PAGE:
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Bedside Rounds

Medical

Bedside Rounds is a storytelling podcast about medical history and medicine’s intersections with society and culture. Host Adam Rodman seeks to tell a few of these weird, wonderful, and intensely human stories that have made modern medicine.

Bedside Rounds is a storytelling podcast about medical history and medicine’s intersections with society and culture. Host Adam Rodman seeks to tell a few of these weird, wonderful, and intensely human stories that have made modern medicine.

Location:

United States

Description:

Bedside Rounds is a storytelling podcast about medical history and medicine’s intersections with society and culture. Host Adam Rodman seeks to tell a few of these weird, wonderful, and intensely human stories that have made modern medicine.

Language:

English


Episodes

58 - The Original (Antigenic) Sin

10/25/2020
The COVID-19 pandemic laid bare the racial health disparities in the United States, with markedly increased mortality especially among Blacks and Native Americans. In this episode, Tony Breu and I discuss the conception of race, racism, and the social determinants of health through three historic plagues in the United States -- from yellow fever in New Orleans, to poliomyelitis, and finally the early days of HIV/AIDS -- and what lessons we can draw for COVID-19. Along the way, we’ll discuss...

Duration:01:06:14

57 - The Second Wave

8/30/2020
In August of 1918, a horrific second wave of the Spanish Flu crashed across the world. In this episode, the third of a four-part series exploring hydroxychloroquine and COVID-19, I’ll explore this single moment in time, through the mysterious origins of the Spanish Flu and historiographical controversies, scientific missions to mass burial sites in remote Alaskan villages, the ill-fated journey of the HMS Mantua, debates about how to count victims of a pandemic, and the mystery behind...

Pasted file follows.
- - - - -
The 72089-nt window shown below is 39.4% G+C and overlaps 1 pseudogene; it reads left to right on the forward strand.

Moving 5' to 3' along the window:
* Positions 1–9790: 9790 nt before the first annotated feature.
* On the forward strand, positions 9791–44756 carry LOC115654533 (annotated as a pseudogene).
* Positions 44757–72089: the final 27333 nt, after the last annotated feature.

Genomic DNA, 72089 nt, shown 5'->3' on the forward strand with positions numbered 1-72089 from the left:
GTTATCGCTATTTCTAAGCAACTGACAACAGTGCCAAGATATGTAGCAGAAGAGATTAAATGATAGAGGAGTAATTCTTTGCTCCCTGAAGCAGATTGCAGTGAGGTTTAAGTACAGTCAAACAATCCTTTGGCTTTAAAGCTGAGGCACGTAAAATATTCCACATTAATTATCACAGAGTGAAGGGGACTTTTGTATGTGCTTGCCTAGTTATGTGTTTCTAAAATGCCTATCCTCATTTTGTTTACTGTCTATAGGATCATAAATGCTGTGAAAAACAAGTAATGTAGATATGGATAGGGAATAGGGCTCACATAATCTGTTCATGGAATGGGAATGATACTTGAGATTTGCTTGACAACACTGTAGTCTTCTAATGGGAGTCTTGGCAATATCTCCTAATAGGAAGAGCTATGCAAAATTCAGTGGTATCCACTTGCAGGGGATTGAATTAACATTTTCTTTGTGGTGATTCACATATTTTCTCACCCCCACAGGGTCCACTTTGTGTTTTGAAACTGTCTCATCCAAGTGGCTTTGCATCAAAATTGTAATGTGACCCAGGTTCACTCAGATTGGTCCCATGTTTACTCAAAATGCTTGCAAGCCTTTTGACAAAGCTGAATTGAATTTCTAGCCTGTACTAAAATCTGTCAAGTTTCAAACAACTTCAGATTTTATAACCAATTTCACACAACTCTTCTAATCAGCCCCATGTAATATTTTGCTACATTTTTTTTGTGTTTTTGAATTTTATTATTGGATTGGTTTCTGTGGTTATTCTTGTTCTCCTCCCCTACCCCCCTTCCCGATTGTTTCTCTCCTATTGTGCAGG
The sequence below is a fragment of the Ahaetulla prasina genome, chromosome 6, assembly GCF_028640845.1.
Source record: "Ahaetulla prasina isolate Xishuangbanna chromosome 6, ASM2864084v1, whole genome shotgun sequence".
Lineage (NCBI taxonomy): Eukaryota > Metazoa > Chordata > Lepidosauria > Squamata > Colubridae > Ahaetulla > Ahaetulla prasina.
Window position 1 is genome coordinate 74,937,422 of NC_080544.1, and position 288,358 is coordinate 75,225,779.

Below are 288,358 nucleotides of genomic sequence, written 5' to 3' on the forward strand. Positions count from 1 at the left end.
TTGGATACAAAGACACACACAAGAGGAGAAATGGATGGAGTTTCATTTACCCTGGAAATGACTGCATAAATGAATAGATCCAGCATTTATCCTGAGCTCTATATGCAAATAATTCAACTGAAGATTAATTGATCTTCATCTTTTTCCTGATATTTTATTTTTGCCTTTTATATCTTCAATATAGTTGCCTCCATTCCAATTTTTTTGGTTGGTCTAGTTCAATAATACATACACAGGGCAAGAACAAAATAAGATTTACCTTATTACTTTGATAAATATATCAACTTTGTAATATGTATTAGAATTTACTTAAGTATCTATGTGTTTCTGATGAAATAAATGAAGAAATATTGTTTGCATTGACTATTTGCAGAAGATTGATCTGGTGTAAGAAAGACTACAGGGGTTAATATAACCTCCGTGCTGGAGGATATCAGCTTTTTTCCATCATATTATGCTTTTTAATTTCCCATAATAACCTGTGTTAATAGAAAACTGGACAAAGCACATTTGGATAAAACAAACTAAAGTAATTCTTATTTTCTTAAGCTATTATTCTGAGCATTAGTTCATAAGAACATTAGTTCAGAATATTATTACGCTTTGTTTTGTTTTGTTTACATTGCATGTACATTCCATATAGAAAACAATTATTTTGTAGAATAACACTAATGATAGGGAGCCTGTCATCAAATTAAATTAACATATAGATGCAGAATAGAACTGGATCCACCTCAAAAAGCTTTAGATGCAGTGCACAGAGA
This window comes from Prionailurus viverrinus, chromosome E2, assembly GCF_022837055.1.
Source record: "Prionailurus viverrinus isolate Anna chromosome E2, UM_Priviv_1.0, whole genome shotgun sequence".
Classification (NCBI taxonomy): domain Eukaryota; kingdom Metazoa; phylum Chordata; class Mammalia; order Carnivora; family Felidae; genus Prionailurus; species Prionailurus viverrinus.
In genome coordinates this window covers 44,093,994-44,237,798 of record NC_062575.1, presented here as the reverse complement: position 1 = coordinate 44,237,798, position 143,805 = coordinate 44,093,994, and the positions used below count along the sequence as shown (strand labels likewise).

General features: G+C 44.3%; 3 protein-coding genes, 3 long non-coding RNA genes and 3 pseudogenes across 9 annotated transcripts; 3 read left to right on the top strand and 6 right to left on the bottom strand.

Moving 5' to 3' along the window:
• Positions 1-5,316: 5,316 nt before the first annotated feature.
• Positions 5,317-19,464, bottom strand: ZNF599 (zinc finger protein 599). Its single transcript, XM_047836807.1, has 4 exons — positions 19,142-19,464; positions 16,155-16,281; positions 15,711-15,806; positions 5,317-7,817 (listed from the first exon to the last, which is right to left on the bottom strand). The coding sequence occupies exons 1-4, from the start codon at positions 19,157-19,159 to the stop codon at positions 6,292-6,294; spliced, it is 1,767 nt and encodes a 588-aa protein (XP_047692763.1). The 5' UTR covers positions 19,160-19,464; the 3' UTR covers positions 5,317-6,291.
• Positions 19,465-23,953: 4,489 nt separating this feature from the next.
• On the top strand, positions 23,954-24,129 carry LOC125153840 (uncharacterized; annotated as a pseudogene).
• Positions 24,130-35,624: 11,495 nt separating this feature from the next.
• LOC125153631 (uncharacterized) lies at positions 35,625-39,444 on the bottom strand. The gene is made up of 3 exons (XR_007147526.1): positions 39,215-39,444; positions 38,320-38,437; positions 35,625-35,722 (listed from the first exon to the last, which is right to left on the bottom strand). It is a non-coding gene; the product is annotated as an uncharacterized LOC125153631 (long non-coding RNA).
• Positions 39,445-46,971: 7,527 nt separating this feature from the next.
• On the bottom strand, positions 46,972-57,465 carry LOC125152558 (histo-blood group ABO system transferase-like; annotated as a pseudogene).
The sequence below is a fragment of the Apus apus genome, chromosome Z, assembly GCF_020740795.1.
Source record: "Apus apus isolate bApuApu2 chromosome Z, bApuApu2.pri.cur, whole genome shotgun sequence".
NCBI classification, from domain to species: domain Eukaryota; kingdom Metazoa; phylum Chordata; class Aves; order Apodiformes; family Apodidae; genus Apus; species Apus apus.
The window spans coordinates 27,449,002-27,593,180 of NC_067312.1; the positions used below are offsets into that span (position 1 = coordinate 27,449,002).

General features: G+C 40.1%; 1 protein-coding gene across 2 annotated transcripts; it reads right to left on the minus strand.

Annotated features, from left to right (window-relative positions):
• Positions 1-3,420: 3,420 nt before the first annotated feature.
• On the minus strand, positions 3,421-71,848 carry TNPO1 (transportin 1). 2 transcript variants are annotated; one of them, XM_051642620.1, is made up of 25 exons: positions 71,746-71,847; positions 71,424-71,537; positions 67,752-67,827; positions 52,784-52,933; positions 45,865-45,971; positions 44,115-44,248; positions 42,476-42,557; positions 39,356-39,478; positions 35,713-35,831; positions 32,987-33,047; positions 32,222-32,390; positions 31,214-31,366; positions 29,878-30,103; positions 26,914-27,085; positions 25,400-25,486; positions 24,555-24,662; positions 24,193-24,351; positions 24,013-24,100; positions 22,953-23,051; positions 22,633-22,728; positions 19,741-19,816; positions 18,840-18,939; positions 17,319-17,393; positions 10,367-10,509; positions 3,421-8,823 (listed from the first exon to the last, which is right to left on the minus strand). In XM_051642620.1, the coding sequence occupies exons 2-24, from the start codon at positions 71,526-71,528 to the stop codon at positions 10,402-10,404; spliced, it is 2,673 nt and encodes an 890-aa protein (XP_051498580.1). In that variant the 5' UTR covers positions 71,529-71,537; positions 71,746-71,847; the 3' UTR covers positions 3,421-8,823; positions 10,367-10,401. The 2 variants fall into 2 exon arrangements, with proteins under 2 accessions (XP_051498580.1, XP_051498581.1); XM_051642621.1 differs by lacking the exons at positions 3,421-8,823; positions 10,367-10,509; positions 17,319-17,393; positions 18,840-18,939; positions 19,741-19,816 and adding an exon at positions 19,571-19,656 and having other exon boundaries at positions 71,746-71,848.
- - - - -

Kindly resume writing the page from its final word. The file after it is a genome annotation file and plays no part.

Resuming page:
Duration:00:54:24

56 - La Grippe

7/12/2020
The 1889 Russian Flu was the first influenza pandemic in an increasingly globalized world. In this episode, the second of a two-parter on how hydroxychloroquine became a great hope in COVID-19, we’ll talk about how quinine became the standard of care for influenza. Along the way, we’ll discuss the astrological origins of the flu, the nosological difficulties of identifying past pandemics, conspiracy theories about previous global coronavirus outbreaks, the media panic over the Russian Flu,...

Duration:00:41:21

Introducing the Curious Clinicians!

7/9/2020
This bonus episode introduces episode four of the Curious Clinicians, about Vincent Van Gogh and digitalis. The Curious Clinicians is a new medical podcast produced by Hannah Abrams, Avi Cooper, and Tony Breu; you can download them all at curiousclinicians.com.

Duration:00:25:17

48 - The Stethoscope

7/1/2020
Before CT scans, EKGs, and even the humble x-ray, there was the stethoscope, arguably the first diagnostic test in the history of medicine. In this episode, we revisit Rene Laennec and the invention of the stethoscope -- a potent new way to localize, for the first time, disease inside the still-living human body. Plus a new #AdamAnswers on medical eponyms!

Duration:00:47:32

55 - The Fever Tree

6/7/2020
Where did cinchona, the first medication to cure malaria, come from? This episode explores the murky history of the bark of the fever tree and its derivative chloroquine with mysterious pre-Columbian Pacific crossings of the plasmodium parasite, Jesuit priests and Inca healers, a Chinese Emperor performing a clinical trial to treat his fever, chemistry leading to the first modern pharmaceuticals, and imperialism on a global scale. This episode is the first of a multi-part series exploring...